This year’s research found mining companies making these changes to their incentive programs to ensure that they adhere to pay-for-performance principles by changing short- or long-term incentive metrics. When examining the composition of executive pay packages in the mining sector, we see several trends.
In North America especially, sole reliance on earnings as a short-term performance metric is being replaced by a more balanced approach. For example, sustainability, safety and environment are becoming more prevalent as part of the overall short-term incentives metrics, followed by production and various financial measures.
That said, the weighting of sustainability, safety and environment varies versus production and financial measures from organization to organization.
Generally, North American and non-North American mining companies are tracking similar metrics. Table 2 outlines the current prevalence of performance metrics in the Hay Group survey.
For mid- and long-term performance metrics, total shareholder returns (TSR) remains the most commonly used mid- and long-term metric in North America and outside North America, with 41% of North American and 38% of Non-North American mining companies using this metric.
TSR fell within the mining sector throughout 2012, and corporate performance does not appear to have been as strong. At the same time, turnover at the CEO level has been higher than in previous years. With new CEOs comes a change in the prioritization of the business objectives of most organizations. Hay Group believes the ripple effect of filling executive roles, both externally and internally, will result in movement in executive compensation amounts and structure.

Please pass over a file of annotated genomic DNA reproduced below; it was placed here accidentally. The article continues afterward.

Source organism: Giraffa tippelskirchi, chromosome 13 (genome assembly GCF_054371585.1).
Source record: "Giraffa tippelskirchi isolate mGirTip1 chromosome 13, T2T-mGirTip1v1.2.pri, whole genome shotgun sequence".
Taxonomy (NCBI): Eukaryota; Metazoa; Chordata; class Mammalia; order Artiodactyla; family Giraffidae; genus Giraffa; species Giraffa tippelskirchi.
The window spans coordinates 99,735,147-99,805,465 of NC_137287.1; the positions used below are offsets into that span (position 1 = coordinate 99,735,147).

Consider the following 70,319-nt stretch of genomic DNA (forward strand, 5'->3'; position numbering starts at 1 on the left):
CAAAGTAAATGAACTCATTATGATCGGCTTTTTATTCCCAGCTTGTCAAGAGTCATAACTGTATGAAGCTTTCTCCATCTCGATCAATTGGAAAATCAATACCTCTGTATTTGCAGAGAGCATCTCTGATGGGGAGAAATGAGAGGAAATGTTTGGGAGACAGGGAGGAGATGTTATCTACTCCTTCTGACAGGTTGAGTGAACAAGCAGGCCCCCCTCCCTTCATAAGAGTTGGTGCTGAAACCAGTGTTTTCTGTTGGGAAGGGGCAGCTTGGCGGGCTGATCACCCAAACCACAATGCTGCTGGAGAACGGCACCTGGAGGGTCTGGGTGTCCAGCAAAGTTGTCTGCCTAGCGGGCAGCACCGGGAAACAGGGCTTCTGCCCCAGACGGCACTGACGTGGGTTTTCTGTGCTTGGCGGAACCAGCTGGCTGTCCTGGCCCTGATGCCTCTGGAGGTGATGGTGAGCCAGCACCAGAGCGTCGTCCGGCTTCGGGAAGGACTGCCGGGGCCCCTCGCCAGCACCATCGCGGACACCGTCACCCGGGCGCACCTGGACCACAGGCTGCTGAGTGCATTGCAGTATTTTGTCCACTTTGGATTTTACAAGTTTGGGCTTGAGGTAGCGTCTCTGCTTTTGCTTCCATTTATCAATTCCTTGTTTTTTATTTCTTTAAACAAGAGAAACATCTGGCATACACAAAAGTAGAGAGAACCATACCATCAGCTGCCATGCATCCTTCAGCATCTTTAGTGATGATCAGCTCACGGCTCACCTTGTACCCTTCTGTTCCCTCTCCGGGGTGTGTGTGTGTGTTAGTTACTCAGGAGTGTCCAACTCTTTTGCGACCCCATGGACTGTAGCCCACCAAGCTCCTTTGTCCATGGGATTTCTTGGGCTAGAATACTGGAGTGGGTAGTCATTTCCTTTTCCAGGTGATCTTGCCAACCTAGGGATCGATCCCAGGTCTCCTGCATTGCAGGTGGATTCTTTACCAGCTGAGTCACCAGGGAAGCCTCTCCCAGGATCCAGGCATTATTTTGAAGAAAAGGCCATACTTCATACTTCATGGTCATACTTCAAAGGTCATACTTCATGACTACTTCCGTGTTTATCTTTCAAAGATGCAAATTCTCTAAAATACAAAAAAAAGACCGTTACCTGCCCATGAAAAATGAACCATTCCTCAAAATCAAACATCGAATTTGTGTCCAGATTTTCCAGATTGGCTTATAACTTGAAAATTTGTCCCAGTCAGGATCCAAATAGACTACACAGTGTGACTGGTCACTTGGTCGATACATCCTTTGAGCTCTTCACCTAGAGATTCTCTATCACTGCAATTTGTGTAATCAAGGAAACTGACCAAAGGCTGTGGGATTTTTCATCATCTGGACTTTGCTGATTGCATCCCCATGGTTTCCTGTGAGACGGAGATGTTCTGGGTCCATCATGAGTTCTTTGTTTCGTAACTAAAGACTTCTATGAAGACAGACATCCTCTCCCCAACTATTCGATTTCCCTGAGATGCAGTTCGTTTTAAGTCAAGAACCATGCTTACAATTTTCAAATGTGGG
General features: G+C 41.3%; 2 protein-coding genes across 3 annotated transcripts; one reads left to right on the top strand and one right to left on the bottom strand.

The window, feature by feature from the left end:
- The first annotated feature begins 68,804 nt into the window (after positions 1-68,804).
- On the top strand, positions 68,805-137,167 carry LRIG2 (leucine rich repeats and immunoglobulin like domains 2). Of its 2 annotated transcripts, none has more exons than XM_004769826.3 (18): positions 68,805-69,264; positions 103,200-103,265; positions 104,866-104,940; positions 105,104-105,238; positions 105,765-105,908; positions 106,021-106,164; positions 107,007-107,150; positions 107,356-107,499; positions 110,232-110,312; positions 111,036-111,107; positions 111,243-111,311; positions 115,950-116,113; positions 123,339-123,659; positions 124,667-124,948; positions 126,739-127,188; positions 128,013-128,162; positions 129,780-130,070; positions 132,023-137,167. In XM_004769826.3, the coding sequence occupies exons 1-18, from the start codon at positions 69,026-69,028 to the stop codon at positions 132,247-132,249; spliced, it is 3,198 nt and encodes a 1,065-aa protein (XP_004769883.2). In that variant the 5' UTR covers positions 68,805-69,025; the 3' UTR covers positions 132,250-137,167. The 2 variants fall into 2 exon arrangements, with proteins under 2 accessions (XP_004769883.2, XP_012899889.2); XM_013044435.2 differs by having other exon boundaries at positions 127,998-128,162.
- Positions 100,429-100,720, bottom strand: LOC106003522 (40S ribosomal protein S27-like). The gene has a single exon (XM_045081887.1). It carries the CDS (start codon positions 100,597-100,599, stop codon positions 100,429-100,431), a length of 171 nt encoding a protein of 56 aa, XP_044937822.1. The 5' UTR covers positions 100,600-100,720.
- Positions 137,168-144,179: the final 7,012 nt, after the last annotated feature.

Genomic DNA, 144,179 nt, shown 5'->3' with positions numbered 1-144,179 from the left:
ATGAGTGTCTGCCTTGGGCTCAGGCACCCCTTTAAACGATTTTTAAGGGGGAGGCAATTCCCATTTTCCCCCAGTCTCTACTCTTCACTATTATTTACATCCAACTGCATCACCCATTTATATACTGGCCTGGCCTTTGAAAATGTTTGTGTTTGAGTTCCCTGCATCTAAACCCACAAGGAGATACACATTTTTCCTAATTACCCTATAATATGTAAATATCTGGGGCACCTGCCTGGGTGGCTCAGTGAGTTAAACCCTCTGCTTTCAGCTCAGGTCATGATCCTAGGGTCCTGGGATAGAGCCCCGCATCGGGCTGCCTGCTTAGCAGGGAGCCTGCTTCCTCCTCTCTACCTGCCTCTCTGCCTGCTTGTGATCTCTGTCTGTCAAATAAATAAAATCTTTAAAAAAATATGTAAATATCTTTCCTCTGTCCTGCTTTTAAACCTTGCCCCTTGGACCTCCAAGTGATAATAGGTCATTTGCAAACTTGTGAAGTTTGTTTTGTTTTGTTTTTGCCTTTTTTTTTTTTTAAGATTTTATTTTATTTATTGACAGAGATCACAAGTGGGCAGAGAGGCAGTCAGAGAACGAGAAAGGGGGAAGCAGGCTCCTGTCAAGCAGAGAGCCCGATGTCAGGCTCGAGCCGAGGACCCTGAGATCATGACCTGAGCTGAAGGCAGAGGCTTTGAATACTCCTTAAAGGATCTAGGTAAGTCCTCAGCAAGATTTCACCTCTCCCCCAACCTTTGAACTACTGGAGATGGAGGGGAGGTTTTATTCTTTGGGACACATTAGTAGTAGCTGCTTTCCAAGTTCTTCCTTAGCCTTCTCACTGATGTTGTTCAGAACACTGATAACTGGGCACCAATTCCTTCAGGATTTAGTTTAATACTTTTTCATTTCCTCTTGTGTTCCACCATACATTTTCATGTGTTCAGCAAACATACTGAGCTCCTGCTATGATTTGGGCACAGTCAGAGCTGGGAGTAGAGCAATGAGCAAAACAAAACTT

There are no easy answers when it comes to creating executive pay packages. The volatility of the mining sector makes it increasingly difficult to create the perfect pay structure.
For now, we suggest asking the following questions of the organization: Does higher incentive compensation go hand-in-hand with better performance? Should TSR be the sole measure of company performance and the basis for rewarding management performance? Have you achieved a balance between guaranteed and variable pay that you are satisfied with? Is following market trends the appropriate strategy for the organization? Is the company attracting new investors and retaining current shareholders with the compensation philosophy and pay packages that the organization has in place?
Examining the pay structure by considering the questions outlined above will help to increase confidence in a company’s compensation process.
— Based in Toronto, Christopher Chen is national director for executive compensation at Hay Group and a member of the firm’s Executive Reward Global Leadership team. He is a former lawyer and compensation director, and has worked with private and public sector clients across Canada in the areas of corporate governance, compensation strategy, competitive benchmarking and incentive design. He can be reached at firstname.lastname@example.org.
Anand Parsan is senior principal in Hay Group’s Executive Compensation practice, based in Toronto. He has practiced as an HR professional for over 15 years locally and internationally, and offers strategic and technical skills based on his many years of consulting and industry experience. Anand is a trusted advisor to board members and management, and is an expert in the design and implementation of corporate governance and compensation programs that support organizational strategy and objectives, as well as shareholders’ interests.
Hay Group is a global management consulting firm with over 2,600 employees working in 84 offices in 48 countries, with clients in every major industry. Visit www.haygroup.com for more information.